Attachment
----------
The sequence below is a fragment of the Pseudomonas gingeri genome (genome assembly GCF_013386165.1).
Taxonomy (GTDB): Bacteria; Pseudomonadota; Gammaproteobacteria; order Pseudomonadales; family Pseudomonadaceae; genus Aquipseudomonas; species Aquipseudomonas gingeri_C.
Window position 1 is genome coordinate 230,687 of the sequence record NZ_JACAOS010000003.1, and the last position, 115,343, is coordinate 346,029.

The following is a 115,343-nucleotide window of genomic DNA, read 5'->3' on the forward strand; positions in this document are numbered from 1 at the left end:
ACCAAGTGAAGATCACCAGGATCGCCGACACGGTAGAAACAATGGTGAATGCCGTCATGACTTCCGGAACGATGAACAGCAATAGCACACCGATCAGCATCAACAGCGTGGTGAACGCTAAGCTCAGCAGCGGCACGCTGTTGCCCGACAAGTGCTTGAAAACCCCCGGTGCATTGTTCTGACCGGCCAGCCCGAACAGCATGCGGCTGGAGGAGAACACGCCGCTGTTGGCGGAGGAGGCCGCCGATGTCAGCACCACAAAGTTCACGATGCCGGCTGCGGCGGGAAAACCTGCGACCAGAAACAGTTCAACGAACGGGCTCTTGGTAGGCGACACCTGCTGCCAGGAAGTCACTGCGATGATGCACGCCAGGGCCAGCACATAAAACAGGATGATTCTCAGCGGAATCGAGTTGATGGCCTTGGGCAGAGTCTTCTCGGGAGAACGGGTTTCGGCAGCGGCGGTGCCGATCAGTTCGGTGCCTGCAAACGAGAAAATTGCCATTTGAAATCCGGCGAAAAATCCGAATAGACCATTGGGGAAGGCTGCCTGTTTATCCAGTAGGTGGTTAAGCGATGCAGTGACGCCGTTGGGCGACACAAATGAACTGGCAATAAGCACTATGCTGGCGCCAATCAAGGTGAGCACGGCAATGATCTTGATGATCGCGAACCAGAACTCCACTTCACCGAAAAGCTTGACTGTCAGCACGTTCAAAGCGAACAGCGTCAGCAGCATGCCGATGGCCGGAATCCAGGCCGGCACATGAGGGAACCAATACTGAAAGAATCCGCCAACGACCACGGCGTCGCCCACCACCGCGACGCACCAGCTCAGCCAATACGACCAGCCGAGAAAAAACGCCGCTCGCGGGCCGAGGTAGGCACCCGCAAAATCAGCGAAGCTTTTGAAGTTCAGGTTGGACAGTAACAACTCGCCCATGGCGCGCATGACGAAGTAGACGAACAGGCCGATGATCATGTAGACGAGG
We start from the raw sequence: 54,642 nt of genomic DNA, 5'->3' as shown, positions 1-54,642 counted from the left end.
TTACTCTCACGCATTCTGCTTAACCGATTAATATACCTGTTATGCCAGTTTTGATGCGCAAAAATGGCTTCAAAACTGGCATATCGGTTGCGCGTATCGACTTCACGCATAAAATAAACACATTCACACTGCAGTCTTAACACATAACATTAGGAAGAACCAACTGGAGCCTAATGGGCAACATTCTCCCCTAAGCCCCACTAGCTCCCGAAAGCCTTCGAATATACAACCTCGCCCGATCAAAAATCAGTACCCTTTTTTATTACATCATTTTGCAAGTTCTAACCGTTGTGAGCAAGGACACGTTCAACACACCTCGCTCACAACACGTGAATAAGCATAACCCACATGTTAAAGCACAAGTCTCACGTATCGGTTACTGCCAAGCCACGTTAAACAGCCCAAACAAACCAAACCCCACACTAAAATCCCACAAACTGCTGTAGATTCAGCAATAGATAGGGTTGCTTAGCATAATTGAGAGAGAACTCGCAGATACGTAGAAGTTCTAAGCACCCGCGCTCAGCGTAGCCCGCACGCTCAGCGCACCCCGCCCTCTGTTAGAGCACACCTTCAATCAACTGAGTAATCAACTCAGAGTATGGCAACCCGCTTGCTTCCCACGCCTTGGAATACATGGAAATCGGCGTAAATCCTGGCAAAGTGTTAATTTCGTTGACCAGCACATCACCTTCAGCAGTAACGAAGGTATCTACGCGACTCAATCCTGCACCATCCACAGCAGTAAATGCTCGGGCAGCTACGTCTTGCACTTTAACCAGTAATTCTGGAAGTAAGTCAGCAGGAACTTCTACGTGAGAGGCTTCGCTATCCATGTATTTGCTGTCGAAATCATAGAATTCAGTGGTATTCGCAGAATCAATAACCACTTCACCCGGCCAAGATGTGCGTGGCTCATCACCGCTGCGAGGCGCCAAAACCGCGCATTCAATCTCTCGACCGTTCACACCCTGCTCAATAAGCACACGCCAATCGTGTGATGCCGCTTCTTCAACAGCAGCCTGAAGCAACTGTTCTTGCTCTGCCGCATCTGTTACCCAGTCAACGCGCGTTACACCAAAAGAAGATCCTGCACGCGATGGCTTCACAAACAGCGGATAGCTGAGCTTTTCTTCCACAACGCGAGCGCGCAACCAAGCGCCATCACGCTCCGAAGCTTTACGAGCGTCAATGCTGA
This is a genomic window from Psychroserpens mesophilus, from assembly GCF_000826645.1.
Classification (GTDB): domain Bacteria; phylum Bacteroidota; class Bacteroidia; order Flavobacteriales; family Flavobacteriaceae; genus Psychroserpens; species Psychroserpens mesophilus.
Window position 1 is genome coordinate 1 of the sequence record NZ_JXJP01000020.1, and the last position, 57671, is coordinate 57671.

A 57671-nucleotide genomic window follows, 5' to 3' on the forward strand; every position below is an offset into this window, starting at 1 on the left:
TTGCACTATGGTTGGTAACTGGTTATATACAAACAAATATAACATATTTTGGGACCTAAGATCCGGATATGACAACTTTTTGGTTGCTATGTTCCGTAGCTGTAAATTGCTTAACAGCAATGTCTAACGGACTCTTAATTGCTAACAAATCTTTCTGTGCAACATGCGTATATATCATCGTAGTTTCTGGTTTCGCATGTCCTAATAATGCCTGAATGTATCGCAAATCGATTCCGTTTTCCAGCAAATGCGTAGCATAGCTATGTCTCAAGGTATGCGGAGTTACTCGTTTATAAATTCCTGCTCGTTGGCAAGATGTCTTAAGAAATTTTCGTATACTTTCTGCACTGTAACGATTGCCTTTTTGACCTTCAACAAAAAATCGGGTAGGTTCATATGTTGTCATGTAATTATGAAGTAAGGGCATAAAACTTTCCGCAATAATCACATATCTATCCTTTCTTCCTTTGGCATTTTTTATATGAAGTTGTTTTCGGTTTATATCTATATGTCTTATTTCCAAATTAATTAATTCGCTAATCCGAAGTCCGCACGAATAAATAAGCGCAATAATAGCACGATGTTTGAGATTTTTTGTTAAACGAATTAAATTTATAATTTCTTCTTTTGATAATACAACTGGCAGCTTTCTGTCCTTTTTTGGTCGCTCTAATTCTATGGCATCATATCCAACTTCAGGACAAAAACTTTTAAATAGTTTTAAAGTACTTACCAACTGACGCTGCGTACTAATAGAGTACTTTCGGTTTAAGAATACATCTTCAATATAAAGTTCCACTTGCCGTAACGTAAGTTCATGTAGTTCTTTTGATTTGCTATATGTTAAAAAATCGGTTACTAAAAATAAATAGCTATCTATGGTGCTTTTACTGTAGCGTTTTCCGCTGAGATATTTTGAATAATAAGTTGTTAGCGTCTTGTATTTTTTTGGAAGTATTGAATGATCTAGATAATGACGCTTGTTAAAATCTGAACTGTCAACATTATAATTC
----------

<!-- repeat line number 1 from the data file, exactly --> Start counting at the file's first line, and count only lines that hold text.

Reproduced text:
The sequence below is a fragment of the Pseudomonas gingeri genome (genome assembly GCF_013386165.1).